One of the strongest aspects of the Green Lantern mythology is that there is more than one. A police force for the universe if you will. Hal Jordan was the first human selected by the guardians, but as Rebirth reminds us, since the destruction of coast city, and Hal’s attempt to annihilate the corps as Parallax, three men have succeeded him. While Hal Jordan may be the most popular Earth man to wear the ring, Guy Gardiner, John Stewart, and Kyle Rayner have all gained a fan following. Since Rebirth’s main goal was to reinstate Hal Jordan into the world of the living, and as Green Lantern, fans wondered if the return of Hal Jordan would render the other three useless. Happily, this is not the case. Each of the other Green Lantern’s played a key role in the resolution of the story. John Stewart and Guy Gardiner helped Ganthet fight off Parallax, while Kyle Rayner was charged with guarding Hal Jordan’s body. Kyle also aids Hal in defeating Sinestro. Several battles in the final part of the story showcase the unique skill set each bring to the Green Lantern Corps, and why they are so valuable to the Corps. John Stewart is a tactician. Every construct he creates is like architecture, you can see how it works from the inside out. There’s a method to his madness so to speak. Guy Gardner is more of a loose cannon, thus his constructs are “like a leaky faucet just waiting to get free” Finally, there’s Kyle Rayner, who’s background as an artist means his constructs are constantly being refined for perfection, but are limitless given his creative imagination. There is a fantastic exchange between Hal and Kyle, where Hal acknowledges all Kyle has done in his absence. This was a nice touch by Geoff Johns, as if to acknowledge fans of Kyle, assuring them that he is here to stay despite Hal’s return.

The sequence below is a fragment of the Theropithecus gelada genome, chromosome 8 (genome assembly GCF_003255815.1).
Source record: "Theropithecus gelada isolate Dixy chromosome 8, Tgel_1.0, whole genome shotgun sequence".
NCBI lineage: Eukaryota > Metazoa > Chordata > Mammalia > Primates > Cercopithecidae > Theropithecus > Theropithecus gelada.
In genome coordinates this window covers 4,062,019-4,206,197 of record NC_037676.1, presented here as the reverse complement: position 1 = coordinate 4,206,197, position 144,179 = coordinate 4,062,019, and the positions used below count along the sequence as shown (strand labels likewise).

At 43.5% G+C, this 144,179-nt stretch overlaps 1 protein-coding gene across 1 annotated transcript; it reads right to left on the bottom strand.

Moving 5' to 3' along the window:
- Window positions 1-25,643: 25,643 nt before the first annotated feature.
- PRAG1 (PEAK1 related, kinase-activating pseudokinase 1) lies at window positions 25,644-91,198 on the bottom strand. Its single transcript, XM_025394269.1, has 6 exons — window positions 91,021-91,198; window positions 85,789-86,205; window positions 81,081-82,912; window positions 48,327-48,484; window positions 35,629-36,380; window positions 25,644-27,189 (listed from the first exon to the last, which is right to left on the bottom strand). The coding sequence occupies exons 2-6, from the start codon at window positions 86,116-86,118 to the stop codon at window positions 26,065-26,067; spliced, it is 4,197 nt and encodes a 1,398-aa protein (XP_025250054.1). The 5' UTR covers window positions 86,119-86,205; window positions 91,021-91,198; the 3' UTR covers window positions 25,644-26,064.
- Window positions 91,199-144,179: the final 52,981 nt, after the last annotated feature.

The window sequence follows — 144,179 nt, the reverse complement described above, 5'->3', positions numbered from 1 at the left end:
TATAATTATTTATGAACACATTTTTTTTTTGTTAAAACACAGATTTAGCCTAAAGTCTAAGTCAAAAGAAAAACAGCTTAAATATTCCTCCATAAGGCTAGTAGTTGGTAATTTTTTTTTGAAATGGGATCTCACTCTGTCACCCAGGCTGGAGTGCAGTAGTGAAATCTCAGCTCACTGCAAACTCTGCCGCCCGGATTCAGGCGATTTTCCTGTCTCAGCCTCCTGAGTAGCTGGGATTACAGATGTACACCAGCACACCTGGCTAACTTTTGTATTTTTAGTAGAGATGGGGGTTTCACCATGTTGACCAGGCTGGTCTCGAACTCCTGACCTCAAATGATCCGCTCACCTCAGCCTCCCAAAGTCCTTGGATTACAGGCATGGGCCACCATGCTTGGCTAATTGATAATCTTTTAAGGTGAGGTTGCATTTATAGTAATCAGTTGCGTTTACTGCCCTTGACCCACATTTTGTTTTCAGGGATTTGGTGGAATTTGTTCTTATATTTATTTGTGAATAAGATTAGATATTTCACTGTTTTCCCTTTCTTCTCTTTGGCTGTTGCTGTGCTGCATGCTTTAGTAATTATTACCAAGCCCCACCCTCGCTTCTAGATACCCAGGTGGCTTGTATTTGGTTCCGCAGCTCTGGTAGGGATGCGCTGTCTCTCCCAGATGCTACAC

The art for this story matched the quality of the writing. Many comic book artist today suffer from what I like to call “SFD”, or same face disease. That is to say, all the superheroes look identical. The only difference being the costume. Ethan van Sciver doesn’t fall into this category. His superheroes all have different facial characteristics that make them unique. This is especially important for Green Lantern, as they all have the same costume with slight variations. His pages that flash back to Hal’s origins are breathtaking, especially the scene when Hal watched his father’s jet crash. The reader see’s this moment reflected in Hal’s eyeball. In that one image, you can feel young Hal’s horror, grief, and sorrow leap off the page. Van Sciver also draws one of the most dark, brooding, and menacing Batman I’ve ever seen. So, the moment Hal punches him really emphasizes his fearlessness towards The Dark Knight. The splash page with the JLA was poster worthy, and the cover to issue #6 exemplifies the power and unity of the Green Lantern Corps. The art in this book is flawless from the first page to the last.
Green Lantern Rebirth is really a story about the human condition. Overcoming our greatest fears, and atoning for past mistakes is something we all have to face in life. That’s exactly the journey Hal Jordan takes in this story. The sci-fi backdrop simply increases the entertainment value. I can count on one hand the amount of comic book stories I consider perfect. Green Lantern Rebirth is on that list. My friends initial description of Green Lantern was right, it is Star Wars meets Superman. I’m glad I listened to him. Since Rebirth’s initial release, I’ve read over 70 issues of Green Lantern comic books, and have yet to be disappointed. Green Lantern Rebirth is an example of comic book writing at its finest. Having said that, after reading this book don’t stop here. Where Green Lantern is concerned, the best is yet to come.
Overall Grade: 10/10